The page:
When we visited Jhalod on 25th April, Camp 1 housed 362 people, Camp 2 housed 998 people, and Camp 3 housed 950 people. . Apart from the people from Jhalod town itself, many others came from several different villages around Jhalod including Rajpur, Chitrodia, Kahardungra, Sitavali, Munkhosla, Sanjeli, Talav Phalia, Seetavatli, Rangrej, and Moti Bandibaar.
In camp no. 1, no deaths were reported. This camp was started on March 13 after the return of people from Rajasthan. This camp area itself was very small. Men and women had no space. Here people were slightly poorer than those in Camp no.2. These camps were divided along caste lines. People in this camp were from the Sipai, Kasba, Pathan, Sheikh, Sayyad, and Diwan, communities, among others. Initially there were 403 people in this camp, but some had relocated to their villages. When we visited, there were 362 people there. They were from - Munkhosla (138), Talav Phalia (40), Seetavatli (77), Rajpur (21), Rangrej (7 households), Jhalod town (102), Sanjeli (13) and Moti Bandibaar (13).
We first visited the camps on the 25th of April. On the same afternoon, the new Collector of Dahod, Mr. Pandor, who had just taken charge the previous day, visited the camps and, against the will of the residents and camp organizers, had the camps dismantled that very afternoon. This was his first visit to the area on taking office. When another team of interviewers reached the same site on 25th April later in the afternoon, the tents were already being dismantled and the people dispersing into the nearby neighbourhoods.
Since then, the Mamlatdaar has told the camp organizers that they can restart the camps, but the people had already dispersed and forced to relocate to other places. There is distribution of ration through the camp organizers but as in other places, that too is to continue only till the 31st of May. Now many of the people are either living with relatives or have rented houses. The rent is very high and is very difficult to put together as all of the survivors of the attacks have lost their source of income. But people are forced to do this, as they do not have anywhere else to go to.
For instance, women from a village called Munkhosla continued to live in Jhalod after the camps shut down because they do not feel safe to go back to their village. J. ben is from Munkhosla gaon. There were about 150 Muslim people living in Munkhosla belonging to the Kanoya community. J. ben's family consists of about 50-60 people. When the carnage started (she did not mention dates), a young Adivasi boy, who is a driver, warned them that there were riots in Jhalod so they should run. Her entire family fled to Himmatgad in Rajasthan where they were for four days and then they went to Banswada, also in Rajasthan, where they stayed with some relatives for the next 15 days. When they came back to Munkhosla around Holi (i.e. 28/03/02), they were subject to stone throwing and the Adivasis tried to fire at them. Thus they ran away and came to Jhalod where they were in the camp.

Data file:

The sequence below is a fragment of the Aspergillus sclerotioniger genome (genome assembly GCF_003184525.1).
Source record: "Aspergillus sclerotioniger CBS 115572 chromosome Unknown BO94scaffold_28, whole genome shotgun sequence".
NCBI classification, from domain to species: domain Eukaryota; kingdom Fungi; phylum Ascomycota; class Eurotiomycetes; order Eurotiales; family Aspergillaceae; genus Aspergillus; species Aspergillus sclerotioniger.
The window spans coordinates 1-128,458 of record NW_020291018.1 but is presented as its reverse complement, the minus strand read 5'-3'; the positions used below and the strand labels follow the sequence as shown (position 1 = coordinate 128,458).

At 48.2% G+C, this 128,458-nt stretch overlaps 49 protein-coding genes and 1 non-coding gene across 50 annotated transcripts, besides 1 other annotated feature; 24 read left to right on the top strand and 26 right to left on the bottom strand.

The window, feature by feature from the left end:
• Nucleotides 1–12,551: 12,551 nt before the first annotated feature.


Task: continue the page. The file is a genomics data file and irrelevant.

The need for the camps is felt even now. As late as May 21, when the people from the area went and met the Collector, one of the demands was for reopening the Jhalod camps and he has agreed to do so in principle, provided there were enough letters from the people asking for the same.
Women are receiving no ration or relief cards, especially women in female-headed households. "With a camp, we don't get what we are owed," many of them said. They also kept repeating, "Hamari izzat ko kutch nahi kiya," when talking about the attacks. Many women were talking at the same time and very softly. They kept saying, "what can we say where all they have touched us and what all they have done, what all they have done to women, kya batayen". Women were saying that they have heard that at all other places a lot happened with women. They were also asking what exactly happened.
The women from Munkhosla were very clear about not wanting to return to their village. They felt that they were isolated in their small village and that it would not be safe for them to return. While they did mention about sexual abuse, they did not say if there had been instances of assault and rape. But all were clear that they did not feel safe and wanted land to be given in Jhalod itself for them to stay. The women of Talav Phalia also felt the same and did not want to go back at all.
Most women in this camp kept saying that it was very bad and "Jo bacha hai voh hamari izzat bachi hai".